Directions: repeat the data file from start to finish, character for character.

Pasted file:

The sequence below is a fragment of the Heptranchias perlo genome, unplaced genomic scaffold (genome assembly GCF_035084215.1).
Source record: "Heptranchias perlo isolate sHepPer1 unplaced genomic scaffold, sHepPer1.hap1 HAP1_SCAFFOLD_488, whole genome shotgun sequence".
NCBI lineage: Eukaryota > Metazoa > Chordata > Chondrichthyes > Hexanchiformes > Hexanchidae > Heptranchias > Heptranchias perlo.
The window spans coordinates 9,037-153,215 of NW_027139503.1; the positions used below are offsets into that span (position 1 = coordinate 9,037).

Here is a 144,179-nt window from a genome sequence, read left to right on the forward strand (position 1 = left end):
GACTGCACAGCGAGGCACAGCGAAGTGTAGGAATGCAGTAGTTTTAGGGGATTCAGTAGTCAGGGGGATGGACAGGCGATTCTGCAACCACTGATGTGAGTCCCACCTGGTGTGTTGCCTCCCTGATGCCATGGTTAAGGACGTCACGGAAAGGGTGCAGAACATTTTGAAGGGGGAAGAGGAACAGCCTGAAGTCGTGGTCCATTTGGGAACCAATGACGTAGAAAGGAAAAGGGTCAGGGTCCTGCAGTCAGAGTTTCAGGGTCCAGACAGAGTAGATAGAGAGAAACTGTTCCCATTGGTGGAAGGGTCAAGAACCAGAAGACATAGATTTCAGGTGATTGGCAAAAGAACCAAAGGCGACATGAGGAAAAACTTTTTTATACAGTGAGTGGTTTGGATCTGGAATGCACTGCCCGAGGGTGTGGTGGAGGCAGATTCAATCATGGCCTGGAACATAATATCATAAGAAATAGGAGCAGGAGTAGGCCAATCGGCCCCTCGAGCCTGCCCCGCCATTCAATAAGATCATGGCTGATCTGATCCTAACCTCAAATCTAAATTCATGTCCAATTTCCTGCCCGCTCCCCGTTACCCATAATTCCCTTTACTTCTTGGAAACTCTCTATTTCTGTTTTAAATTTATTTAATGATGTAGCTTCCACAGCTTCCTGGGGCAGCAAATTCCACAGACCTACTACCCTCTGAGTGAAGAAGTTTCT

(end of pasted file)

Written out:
The sequence below is a fragment of the Heptranchias perlo genome, unplaced genomic scaffold (genome assembly GCF_035084215.1).
Source record: "Heptranchias perlo isolate sHepPer1 unplaced genomic scaffold, sHepPer1.hap1 HAP1_SCAFFOLD_488, whole genome shotgun sequence".
NCBI lineage: Eukaryota > Metazoa > Chordata > Chondrichthyes > Hexanchiformes > Hexanchidae > Heptranchias > Heptranchias perlo.
The window spans coordinates 9,037-153,215 of NW_027139503.1; the positions used below are offsets into that span (position 1 = coordinate 9,037).

Here is a 144,179-nt window from a genome sequence, read left to right on the forward strand (position 1 = left end):
GACTGCACAGCGAGGCACAGCGAAGTGTAGGAATGCAGTAGTTTTAGGGGATTCAGTAGTCAGGGGGATGGACAGGCGATTCTGCAACCACTGATGTGAGTCCCACCTGGTGTGTTGCCTCCCTGATGCCATGGTTAAGGACGTCACGGAAAGGGTGCAGAACATTTTGAAGGGGGAAGAGGAACAGCCTGAAGTCGTGGTCCATTTGGGAACCAATGACGTAGAAAGGAAAAGGGTCAGGGTCCTGCAGTCAGAGTTTCAGGGTCCAGACAGAGTAGATAGAGAGAAACTGTTCCCATTGGTGGAAGGGTCAAGAACCAGAAGACATAGATTTCAGGTGATTGGCAAAAGAACCAAAGGCGACATGAGGAAAAACTTTTTTATACAGTGAGTGGTTTGGATCTGGAATGCACTGCCCGAGGGTGTGGTGGAGGCAGATTCAATCATGGCCTGGAACATAATATCATAAGAAATAGGAGCAGGAGTAGGCCAATCGGCCCCTCGAGCCTGCCCCGCCATTCAATAAGATCATGGCTGATCTGATCCTAACCTCAAATCTAAATTCATGTCCAATTTCCTGCCCGCTCCCCGTTACCCATAATTCCCTTTACTTCTTGGAAACTCTCTATTTCTGTTTTAAATTTATTTAATGATGTAGCTTCCACAGCTTCCTGGGGCAGCAAATTCCACAGACCTACTACCCTCTGAGTGAAGAAGTTTCT